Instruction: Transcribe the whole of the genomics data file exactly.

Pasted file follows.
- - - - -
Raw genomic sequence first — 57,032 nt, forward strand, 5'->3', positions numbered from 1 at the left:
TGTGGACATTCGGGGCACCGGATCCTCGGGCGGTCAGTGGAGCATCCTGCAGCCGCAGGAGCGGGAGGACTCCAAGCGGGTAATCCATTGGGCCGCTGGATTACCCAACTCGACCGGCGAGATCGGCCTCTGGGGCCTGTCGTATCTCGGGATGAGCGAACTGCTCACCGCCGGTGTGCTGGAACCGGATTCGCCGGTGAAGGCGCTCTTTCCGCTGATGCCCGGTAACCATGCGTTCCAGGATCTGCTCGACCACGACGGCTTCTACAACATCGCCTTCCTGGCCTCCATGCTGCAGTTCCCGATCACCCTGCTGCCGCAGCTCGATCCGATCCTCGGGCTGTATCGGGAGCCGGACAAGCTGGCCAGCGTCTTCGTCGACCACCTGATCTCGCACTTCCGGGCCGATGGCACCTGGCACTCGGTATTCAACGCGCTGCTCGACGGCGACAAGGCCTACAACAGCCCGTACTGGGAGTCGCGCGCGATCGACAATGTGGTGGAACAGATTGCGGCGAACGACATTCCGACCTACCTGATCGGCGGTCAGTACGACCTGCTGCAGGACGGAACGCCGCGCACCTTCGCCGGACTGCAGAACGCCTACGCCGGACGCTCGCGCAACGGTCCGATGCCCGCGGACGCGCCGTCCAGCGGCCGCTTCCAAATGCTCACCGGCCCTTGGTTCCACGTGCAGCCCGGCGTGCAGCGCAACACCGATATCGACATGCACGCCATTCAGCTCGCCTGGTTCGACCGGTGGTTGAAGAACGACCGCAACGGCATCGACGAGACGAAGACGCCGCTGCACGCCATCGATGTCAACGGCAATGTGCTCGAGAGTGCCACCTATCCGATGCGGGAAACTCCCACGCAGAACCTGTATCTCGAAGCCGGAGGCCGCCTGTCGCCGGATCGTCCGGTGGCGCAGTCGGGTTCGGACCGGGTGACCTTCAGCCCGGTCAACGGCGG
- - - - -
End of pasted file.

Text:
Raw genomic sequence first — 57,032 nt, forward strand, 5'->3', positions numbered from 1 at the left:
TGTGGACATTCGGGGCACCGGATCCTCGGGCGGTCAGTGGAGCATCCTGCAGCCGCAGGAGCGGGAGGACTCCAAGCGGGTAATCCATTGGGCCGCTGGATTACCCAACTCGACCGGCGAGATCGGCCTCTGGGGCCTGTCGTATCTCGGGATGAGCGAACTGCTCACCGCCGGTGTGCTGGAACCGGATTCGCCGGTGAAGGCGCTCTTTCCGCTGATGCCCGGTAACCATGCGTTCCAGGATCTGCTCGACCACGACGGCTTCTACAACATCGCCTTCCTGGCCTCCATGCTGCAGTTCCCGATCACCCTGCTGCCGCAGCTCGATCCGATCCTCGGGCTGTATCGGGAGCCGGACAAGCTGGCCAGCGTCTTCGTCGACCACCTGATCTCGCACTTCCGGGCCGATGGCACCTGGCACTCGGTATTCAACGCGCTGCTCGACGGCGACAAGGCCTACAACAGCCCGTACTGGGAGTCGCGCGCGATCGACAATGTGGTGGAACAGATTGCGGCGAACGACATTCCGACCTACCTGATCGGCGGTCAGTACGACCTGCTGCAGGACGGAACGCCGCGCACCTTCGCCGGACTGCAGAACGCCTACGCCGGACGCTCGCGCAACGGTCCGATGCCCGCGGACGCGCCGTCCAGCGGCCGCTTCCAAATGCTCACCGGCCCTTGGTTCCACGTGCAGCCCGGCGTGCAGCGCAACACCGATATCGACATGCACGCCATTCAGCTCGCCTGGTTCGACCGGTGGTTGAAGAACGACCGCAACGGCATCGACGAGACGAAGACGCCGCTGCACGCCATCGATGTCAACGGCAATGTGCTCGAGAGTGCCACCTATCCGATGCGGGAAACTCCCACGCAGAACCTGTATCTCGAAGCCGGAGGCCGCCTGTCGCCGGATCGTCCGGTGGCGCAGTCGGGTTCGGACCGGGTGACCTTCAGCCCGGTCAACGGCGG